24,000 Lane County children – 1 in 3 – have experienced abuse or neglect in their lives. It’s 90by30’s mission to change that.
The 90by30 Initiative is an innovative and comprehensive plan that grew from a single aspirational goal: a 90% reduction of child abuse and neglect in Lane County by 2030. Our goal is to make Lane County a safe, healthy, and nurturing place for families and children by engaging our neighbors, focusing on primary prevention that stops child abuse before it starts, and finding a role for everyone in supporting parents. With your support, we’re changing the way people in Lane County think about preventing child abuse. It’s not someone else’s problem – it’s ours.
At the heart of 90by30 is the belief that child abuse is preventable – and that it’s prevented when kids are connected, families are supported, and community members take positive action. April is Child Abuse Prevention Month, but it’s about more than awareness; it’s about taking those positive actions. You’ll be doing just that when you contribute to 90by30 programs that welcome new babies into the community, teach children empathy, and provide parents with peer support networks.
When you donate toward our $15,000 goal, you’re providing a crucial piece of funding to help us serve 895 local families in 2022 and inspire local community members to find their role in supporting kids and families. You’re also investing in a unique effort to tackle child abuse at its roots.
What does serving 895 families in 2022 look like?
- 100 Welcome Baby Bundles delivered to new parents
- 120 caregivers welcomed into the safe, non-judgmental space of a Parent Café
- 675 families’ hearts touched by the “tiny teachers” of Roots of Empathy
Through the month of April, a gift to this campaign will help us amplify youth voices on the subject of prevention, bring the Roots of Empathy program to more Lane County classrooms, and deliver Welcome Baby Bundles to new parents in rural areas.
Your gift will help fund evidence-based programs like:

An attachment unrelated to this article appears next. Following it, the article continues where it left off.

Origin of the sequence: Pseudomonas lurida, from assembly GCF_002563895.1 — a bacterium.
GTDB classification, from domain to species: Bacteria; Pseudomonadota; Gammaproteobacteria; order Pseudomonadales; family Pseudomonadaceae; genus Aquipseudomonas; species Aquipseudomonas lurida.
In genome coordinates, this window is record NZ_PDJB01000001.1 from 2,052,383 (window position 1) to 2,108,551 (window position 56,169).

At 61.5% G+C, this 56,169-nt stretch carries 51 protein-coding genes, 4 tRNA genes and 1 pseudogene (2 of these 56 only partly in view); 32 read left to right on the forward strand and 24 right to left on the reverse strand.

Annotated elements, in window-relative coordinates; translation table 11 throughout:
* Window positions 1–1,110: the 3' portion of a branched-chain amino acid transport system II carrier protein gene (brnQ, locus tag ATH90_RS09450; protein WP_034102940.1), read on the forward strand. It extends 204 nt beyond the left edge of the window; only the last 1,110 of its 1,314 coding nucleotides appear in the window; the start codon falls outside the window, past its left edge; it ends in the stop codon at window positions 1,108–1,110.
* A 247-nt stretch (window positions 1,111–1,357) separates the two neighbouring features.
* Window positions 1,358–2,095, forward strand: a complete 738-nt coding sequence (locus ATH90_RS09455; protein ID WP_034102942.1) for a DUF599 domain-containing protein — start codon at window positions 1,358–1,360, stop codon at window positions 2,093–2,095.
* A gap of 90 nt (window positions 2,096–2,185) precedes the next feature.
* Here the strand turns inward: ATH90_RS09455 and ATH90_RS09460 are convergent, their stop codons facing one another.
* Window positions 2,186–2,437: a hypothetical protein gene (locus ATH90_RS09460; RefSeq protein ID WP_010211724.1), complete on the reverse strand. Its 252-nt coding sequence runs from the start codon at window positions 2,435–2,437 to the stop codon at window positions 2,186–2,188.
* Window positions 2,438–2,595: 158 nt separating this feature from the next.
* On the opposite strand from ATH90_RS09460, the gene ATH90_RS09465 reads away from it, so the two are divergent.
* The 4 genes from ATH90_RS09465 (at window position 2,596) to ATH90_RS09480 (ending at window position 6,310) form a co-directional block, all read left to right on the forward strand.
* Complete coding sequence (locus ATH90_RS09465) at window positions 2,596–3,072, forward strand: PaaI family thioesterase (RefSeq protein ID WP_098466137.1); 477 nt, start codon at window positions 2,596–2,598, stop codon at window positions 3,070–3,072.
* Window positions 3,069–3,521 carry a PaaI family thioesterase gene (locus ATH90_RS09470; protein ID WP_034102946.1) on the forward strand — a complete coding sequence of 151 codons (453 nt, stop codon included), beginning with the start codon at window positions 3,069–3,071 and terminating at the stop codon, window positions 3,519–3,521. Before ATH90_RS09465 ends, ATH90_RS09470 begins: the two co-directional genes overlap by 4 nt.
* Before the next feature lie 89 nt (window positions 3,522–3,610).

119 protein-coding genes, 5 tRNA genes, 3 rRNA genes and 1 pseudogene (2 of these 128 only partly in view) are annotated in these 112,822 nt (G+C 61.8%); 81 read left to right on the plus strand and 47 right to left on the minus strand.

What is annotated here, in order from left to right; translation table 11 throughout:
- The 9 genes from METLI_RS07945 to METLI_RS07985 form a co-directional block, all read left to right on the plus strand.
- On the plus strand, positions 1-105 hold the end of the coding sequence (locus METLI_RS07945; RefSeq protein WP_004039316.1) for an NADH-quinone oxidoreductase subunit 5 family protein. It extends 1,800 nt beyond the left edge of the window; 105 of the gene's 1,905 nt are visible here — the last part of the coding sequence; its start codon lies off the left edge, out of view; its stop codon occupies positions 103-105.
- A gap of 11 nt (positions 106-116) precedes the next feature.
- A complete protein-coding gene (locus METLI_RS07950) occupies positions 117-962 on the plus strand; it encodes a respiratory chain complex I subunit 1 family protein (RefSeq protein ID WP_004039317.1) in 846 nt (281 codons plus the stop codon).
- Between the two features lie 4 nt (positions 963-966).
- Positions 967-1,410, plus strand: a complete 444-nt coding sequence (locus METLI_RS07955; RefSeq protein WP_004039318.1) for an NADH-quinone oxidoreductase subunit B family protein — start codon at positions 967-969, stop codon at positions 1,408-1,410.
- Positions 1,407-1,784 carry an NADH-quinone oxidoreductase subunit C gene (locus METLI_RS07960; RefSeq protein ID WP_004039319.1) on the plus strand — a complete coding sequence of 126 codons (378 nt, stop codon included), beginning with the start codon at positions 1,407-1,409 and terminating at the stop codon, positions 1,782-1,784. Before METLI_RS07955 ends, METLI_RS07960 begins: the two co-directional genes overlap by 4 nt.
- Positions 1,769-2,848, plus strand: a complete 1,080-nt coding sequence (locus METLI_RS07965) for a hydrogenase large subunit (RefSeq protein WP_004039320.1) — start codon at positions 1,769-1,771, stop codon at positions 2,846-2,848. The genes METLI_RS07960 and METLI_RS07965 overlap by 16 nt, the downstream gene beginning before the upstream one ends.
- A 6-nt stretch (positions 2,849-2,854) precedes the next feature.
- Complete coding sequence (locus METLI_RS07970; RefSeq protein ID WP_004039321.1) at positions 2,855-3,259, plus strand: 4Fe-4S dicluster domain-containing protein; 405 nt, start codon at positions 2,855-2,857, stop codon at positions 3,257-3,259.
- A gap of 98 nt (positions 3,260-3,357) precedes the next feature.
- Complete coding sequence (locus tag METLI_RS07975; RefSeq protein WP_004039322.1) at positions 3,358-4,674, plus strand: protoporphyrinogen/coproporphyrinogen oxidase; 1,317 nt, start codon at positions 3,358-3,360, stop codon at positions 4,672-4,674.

The Welcome Baby Bundle
This gift to families with new babies provides not just physical essentials like diapers and onesies but also a connection to the community. The Bundle is delivered during a one-time home visit that connects the parents with a community volunteer, helping to break social isolation when parents can be most vulnerable. A curated resource binder helps normalize help-seeking, and information on safe sleep and Shaken Baby Syndrome keeps infants safe.
Roots of Empathy
Through a year of classroom visits from a baby and caregiver, elementary-school children learn to navigate relationships, form connections, and be inclusive of others. This award-winning program, currently being implemented in a dozen countries, has been shown to decrease acts of aggression and bullying while increasing prosocial behavior. The parents of tomorrow are in the classrooms of today, and Roots of Empathy lays the foundations for a more caring, civil society.
Peer support groups give parents a safe space to share the joys and challenges of raising children. Structured conversations on topics like self-care, co-parenting and the intersection of parenting and social justice nurture parents along their journey and develop leaders from within the parenting community. During the pandemic, we’ve successfully pivoted to virtual Café events.
Prevention Education and Research
By sharing our research into the effectiveness of prevention strategies, 90by30 and the Center for the Prevention of Abuse and Neglect build momentum and inspire action. Prevention works, and it’s worth investing in. That’s made clear by projects like the evaluation of Protect Our Children, a child sexual abuse prevention curriculum, and a retrospective report on the ways the Attorney General’s Sexual Assault Task Force has confronted violence over its 20-year history. We’re now working to bring youth voices to the forefront with the statewide Oregon Child Abuse Prevalence Study, which directly surveys high schoolers about their experiences to more accurately determine abuse rates and learn from teens’ and pre-teens’ own perspectives.